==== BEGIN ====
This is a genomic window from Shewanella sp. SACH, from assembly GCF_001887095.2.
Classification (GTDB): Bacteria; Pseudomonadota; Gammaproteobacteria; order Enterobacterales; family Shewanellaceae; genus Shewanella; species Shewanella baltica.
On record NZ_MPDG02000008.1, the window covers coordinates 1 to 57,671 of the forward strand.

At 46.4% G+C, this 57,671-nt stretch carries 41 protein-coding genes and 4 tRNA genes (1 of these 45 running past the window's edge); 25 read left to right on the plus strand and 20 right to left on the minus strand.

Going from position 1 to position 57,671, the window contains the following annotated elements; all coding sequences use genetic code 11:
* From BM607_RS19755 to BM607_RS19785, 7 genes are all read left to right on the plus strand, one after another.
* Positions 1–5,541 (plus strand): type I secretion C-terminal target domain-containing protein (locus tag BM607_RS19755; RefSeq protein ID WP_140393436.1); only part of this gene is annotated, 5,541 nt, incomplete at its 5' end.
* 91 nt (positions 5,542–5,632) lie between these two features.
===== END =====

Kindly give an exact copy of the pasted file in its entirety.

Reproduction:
This is a genomic window from Shewanella sp. SACH, from assembly GCF_001887095.2.
Classification (GTDB): Bacteria; Pseudomonadota; Gammaproteobacteria; order Enterobacterales; family Shewanellaceae; genus Shewanella; species Shewanella baltica.
On record NZ_MPDG02000008.1, the window covers coordinates 1 to 57,671 of the forward strand.

At 46.4% G+C, this 57,671-nt stretch carries 41 protein-coding genes and 4 tRNA genes (1 of these 45 running past the window's edge); 25 read left to right on the plus strand and 20 right to left on the minus strand.

Going from position 1 to position 57,671, the window contains the following annotated elements; all coding sequences use genetic code 11:
* From BM607_RS19755 to BM607_RS19785, 7 genes are all read left to right on the plus strand, one after another.
* Positions 1–5,541 (plus strand): type I secretion C-terminal target domain-containing protein (locus tag BM607_RS19755; RefSeq protein ID WP_140393436.1); only part of this gene is annotated, 5,541 nt, incomplete at its 5' end.
* 91 nt (positions 5,542–5,632) lie between these two features.